Repair The Furniture Or Toss It?
A piece of furniture does not always readily relay its quality. Sometimes, we find ourselves with various pieces of furniture and we just don’t know what they’re worth (if anything), where they originally came from, or even if they’re worth repairing. Before you throw it away or even consider recycling the furniture, there are ways to determine if it is worth repairing and keeping.
Quality Materials Last
Furniture crafted from solid wood is not always easy to spot, but there are ways to tell if the materials are subpar. First, look at the joint construction, a quality creation will not betray any glue that might have been involved in the production of the piece. Make sure to look for phrases like “solid wood,” or even “sturdy plywood.” Pressboard is not a quality material, and sometimes manufacturers use terms like “softwood” or “hardwood” which refers to the actual type of tree, rather than the construction.
A Professional Furniture Maker Crafted the Piece
Generally, people don’t buy much custom built furniture anymore because of the easy-to-obtain and inexpensive pieces of manufactured furniture that have flooded the market. If you know the furniture in question was custom built, you can bet that the piece is one of high-quality and worth repairing. Watching the Antique Roadshow, as many folks do, constantly showcases how some ordinary piece of furniture is discovered to be hand made by one of yesteryear’s craftsman.
Even if the piece isn’t ‘wobbly’ in either the frame or the legs and not needing much repair, it’s truly remarkable how refinishing and or the addition of well chosen veneer can transform an ordinary and tired looking table or chairs into it’s former glory of a family heirloom.
The Furniture Came Fully Assembled
A furniture maker that takes pride in his work won’t want the end user to put his piece together incorrectly, so you can bet that if you purchased something fully assembled, it’s likely good quality. Of course, this isn’t a hard and fast rule (and sometimes you might not even know if it came fully assembled, if, for example you’re purchasing recycled furniture), but it is something to consider. A good sign that the piece came fully assembled is the existence of dovetail joints. Though, again, not a hard and fast rule, dovetail joints are indicative of hand crafted and therefor is almost always of a superior quality. This is easy to determine by pulling out a drawer or opening a door. These joins are not glued or nailed. The shape of the join is the same shape of a dove’s tail.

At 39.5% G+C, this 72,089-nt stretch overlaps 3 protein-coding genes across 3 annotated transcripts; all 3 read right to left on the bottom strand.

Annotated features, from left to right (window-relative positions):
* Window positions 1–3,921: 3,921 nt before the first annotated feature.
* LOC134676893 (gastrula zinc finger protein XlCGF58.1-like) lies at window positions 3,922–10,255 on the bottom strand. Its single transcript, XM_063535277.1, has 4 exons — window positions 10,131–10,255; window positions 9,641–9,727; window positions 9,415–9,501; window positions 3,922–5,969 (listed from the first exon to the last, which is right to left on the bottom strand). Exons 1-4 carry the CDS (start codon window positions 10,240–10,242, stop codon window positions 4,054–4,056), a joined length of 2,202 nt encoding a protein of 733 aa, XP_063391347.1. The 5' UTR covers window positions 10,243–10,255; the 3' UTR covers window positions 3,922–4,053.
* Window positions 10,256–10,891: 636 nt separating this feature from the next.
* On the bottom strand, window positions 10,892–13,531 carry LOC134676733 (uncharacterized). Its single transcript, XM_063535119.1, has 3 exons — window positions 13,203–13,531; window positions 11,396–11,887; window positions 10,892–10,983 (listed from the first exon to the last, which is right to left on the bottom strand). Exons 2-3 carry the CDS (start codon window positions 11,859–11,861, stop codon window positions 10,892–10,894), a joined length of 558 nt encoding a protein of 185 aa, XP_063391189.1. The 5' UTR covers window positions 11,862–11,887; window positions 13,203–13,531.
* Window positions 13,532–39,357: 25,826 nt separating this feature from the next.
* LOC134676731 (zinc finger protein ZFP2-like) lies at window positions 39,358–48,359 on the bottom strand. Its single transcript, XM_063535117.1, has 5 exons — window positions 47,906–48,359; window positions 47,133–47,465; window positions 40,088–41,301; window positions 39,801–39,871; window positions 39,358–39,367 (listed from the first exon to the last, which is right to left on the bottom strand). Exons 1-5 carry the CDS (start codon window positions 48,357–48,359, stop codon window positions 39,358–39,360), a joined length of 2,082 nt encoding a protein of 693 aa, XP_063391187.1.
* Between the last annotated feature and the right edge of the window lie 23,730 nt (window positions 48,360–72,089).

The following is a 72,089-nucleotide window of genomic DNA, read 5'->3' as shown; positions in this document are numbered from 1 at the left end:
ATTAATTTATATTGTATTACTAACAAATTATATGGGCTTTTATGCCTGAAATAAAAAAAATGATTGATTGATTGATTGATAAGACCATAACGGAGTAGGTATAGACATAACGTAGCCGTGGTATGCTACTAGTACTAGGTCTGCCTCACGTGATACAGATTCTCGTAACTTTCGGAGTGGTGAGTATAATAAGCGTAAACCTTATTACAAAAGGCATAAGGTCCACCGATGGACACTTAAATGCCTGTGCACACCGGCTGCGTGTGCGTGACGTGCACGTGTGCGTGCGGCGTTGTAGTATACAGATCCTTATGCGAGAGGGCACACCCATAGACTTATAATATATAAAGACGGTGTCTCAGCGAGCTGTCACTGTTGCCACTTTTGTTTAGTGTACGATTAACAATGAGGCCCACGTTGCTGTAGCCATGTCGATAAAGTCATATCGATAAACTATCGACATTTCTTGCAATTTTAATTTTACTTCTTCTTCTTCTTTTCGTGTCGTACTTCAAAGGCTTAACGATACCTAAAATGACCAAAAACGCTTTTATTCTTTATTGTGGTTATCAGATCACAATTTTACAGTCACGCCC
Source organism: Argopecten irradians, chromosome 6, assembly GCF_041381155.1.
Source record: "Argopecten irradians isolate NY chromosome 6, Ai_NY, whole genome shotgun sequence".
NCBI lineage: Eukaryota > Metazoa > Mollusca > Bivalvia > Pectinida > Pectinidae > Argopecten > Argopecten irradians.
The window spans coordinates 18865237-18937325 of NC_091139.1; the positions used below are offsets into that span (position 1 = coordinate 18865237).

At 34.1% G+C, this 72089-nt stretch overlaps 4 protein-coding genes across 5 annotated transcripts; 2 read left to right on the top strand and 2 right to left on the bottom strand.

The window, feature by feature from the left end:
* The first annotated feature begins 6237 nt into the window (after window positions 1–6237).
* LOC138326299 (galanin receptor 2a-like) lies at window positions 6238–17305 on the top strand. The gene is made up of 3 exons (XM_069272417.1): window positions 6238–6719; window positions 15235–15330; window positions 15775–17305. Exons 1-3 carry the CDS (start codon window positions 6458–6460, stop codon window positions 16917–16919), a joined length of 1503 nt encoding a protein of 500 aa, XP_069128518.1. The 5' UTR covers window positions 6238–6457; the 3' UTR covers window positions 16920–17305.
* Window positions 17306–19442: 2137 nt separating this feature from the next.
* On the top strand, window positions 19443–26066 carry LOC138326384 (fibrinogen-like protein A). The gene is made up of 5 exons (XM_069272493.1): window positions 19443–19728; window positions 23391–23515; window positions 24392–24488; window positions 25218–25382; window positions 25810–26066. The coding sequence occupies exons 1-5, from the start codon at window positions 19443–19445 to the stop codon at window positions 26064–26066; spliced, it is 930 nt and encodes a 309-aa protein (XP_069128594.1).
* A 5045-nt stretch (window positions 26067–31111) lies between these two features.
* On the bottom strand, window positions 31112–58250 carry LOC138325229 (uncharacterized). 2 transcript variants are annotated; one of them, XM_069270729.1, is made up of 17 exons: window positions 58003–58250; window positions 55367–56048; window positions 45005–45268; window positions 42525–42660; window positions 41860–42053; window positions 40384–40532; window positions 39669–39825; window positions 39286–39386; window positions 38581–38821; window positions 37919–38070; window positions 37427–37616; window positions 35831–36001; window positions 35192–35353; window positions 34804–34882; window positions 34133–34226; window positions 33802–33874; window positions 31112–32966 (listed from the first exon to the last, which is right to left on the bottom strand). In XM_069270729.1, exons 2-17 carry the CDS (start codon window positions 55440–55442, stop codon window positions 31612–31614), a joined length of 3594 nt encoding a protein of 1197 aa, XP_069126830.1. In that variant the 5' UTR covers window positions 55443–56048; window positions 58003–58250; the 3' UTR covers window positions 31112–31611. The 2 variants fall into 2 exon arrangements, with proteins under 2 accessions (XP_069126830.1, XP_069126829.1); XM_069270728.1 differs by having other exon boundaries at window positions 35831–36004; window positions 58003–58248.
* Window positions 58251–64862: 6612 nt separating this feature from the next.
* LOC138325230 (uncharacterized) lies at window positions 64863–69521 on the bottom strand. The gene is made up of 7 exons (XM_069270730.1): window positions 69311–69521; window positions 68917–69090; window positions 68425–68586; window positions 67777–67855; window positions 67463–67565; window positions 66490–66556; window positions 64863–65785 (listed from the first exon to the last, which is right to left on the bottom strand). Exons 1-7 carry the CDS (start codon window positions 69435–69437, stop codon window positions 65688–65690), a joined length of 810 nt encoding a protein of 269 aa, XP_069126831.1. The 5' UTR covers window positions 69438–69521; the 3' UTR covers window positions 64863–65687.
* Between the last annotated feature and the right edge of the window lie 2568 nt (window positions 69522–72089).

You Get What You Pay For
Although this adage is becoming less and less true, it’s still true when it comes to quality furniture. If you’re considering recycling furniture that has been in the attic of your home or a family member’s home, and you know that it’s been around for ages and that a family member paid a lot for it, it’s probably worth saving. Or, the piece has traveled with you across country as you’ve relocated and it never seems to lose its durability and integrity. These are signs that even though the piece might not be labeled antique, it is still worth remodeling the furniture or repairing it. At the very least having a professional woodworker clean it will reveal some of the original finish and luster.
Furniture Maker Plum Studio – Experts in Remodeling Furniture
Located in Seattle, Washington, Robbie Bumpus, Master Craftsman at Plum Studio, can handle any type of furniture restoration and knows what to look for to help clients decide on restoring their pieces. With a background as a furniture and cabinet maker, Robert specializes in refinishing, inlay, staining, veneering, structural and surface repairs, and much more.
Contact Robert Bumpus today if you have any questions about whether or not to toss it, repair, refinish or restore the antique furniture.